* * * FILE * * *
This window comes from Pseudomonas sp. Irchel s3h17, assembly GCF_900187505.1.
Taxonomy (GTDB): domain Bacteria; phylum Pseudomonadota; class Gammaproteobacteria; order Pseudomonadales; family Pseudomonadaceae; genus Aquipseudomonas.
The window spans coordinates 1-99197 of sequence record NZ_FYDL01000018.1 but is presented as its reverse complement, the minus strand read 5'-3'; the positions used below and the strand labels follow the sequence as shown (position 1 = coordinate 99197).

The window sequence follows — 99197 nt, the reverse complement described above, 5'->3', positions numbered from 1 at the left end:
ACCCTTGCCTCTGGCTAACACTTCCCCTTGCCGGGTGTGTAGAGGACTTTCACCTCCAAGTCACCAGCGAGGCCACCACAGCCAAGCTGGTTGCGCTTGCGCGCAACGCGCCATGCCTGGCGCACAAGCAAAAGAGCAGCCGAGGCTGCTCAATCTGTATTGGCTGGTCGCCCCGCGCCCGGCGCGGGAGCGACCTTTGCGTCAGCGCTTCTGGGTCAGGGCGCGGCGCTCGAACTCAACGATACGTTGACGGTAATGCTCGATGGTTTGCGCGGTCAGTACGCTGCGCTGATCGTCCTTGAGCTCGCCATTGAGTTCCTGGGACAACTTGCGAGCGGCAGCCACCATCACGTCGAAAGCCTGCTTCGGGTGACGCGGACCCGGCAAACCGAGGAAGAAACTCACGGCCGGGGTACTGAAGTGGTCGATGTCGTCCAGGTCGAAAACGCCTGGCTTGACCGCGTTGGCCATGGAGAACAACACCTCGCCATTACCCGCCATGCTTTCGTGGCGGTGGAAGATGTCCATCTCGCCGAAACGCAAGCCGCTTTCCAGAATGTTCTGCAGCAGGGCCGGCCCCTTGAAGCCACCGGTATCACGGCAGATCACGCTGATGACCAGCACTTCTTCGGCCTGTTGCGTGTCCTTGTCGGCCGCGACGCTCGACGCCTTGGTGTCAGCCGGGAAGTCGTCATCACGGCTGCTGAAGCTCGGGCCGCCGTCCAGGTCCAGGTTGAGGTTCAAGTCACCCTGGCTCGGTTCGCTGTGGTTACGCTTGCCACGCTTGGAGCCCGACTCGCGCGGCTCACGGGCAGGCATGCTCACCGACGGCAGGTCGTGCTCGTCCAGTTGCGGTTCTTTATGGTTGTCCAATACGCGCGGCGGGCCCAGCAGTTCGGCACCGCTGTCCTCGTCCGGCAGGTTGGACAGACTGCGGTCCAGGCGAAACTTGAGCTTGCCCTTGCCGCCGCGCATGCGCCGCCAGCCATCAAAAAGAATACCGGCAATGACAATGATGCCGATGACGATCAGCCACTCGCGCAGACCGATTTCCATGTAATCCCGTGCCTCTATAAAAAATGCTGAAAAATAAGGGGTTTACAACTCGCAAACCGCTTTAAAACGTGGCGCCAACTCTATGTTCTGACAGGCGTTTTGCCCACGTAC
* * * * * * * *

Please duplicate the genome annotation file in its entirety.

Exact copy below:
This window comes from Pseudomonas sp. Irchel s3h17, assembly GCF_900187505.1.
Taxonomy (GTDB): domain Bacteria; phylum Pseudomonadota; class Gammaproteobacteria; order Pseudomonadales; family Pseudomonadaceae; genus Aquipseudomonas.
The window spans coordinates 1-99197 of sequence record NZ_FYDL01000018.1 but is presented as its reverse complement, the minus strand read 5'-3'; the positions used below and the strand labels follow the sequence as shown (position 1 = coordinate 99197).

The window sequence follows — 99197 nt, the reverse complement described above, 5'->3', positions numbered from 1 at the left end:
ACCCTTGCCTCTGGCTAACACTTCCCCTTGCCGGGTGTGTAGAGGACTTTCACCTCCAAGTCACCAGCGAGGCCACCACAGCCAAGCTGGTTGCGCTTGCGCGCAACGCGCCATGCCTGGCGCACAAGCAAAAGAGCAGCCGAGGCTGCTCAATCTGTATTGGCTGGTCGCCCCGCGCCCGGCGCGGGAGCGACCTTTGCGTCAGCGCTTCTGGGTCAGGGCGCGGCGCTCGAACTCAACGATACGTTGACGGTAATGCTCGATGGTTTGCGCGGTCAGTACGCTGCGCTGATCGTCCTTGAGCTCGCCATTGAGTTCCTGGGACAACTTGCGAGCGGCAGCCACCATCACGTCGAAAGCCTGCTTCGGGTGACGCGGACCCGGCAAACCGAGGAAGAAACTCACGGCCGGGGTACTGAAGTGGTCGATGTCGTCCAGGTCGAAAACGCCTGGCTTGACCGCGTTGGCCATGGAGAACAACACCTCGCCATTACCCGCCATGCTTTCGTGGCGGTGGAAGATGTCCATCTCGCCGAAACGCAAGCCGCTTTCCAGAATGTTCTGCAGCAGGGCCGGCCCCTTGAAGCCACCGGTATCACGGCAGATCACGCTGATGACCAGCACTTCTTCGGCCTGTTGCGTGTCCTTGTCGGCCGCGACGCTCGACGCCTTGGTGTCAGCCGGGAAGTCGTCATCACGGCTGCTGAAGCTCGGGCCGCCGTCCAGGTCCAGGTTGAGGTTCAAGTCACCCTGGCTCGGTTCGCTGTGGTTACGCTTGCCACGCTTGGAGCCCGACTCGCGCGGCTCACGGGCAGGCATGCTCACCGACGGCAGGTCGTGCTCGTCCAGTTGCGGTTCTTTATGGTTGTCCAATACGCGCGGCGGGCCCAGCAGTTCGGCACCGCTGTCCTCGTCCGGCAGGTTGGACAGACTGCGGTCCAGGCGAAACTTGAGCTTGCCCTTGCCGCCGCGCATGCGCCGCCAGCCATCAAAAAGAATACCGGCAATGACAATGATGCCGATGACGATCAGCCACTCGCGCAGACCGATTTCCATGTAATCCCGTGCCTCTATAAAAAATGCTGAAAAATAAGGGGTTTACAACTCGCAAACCGCTTTAAAACGTGGCGCCAACTCTATGTTCTGACAGGCGTTTTGCCCACGTAC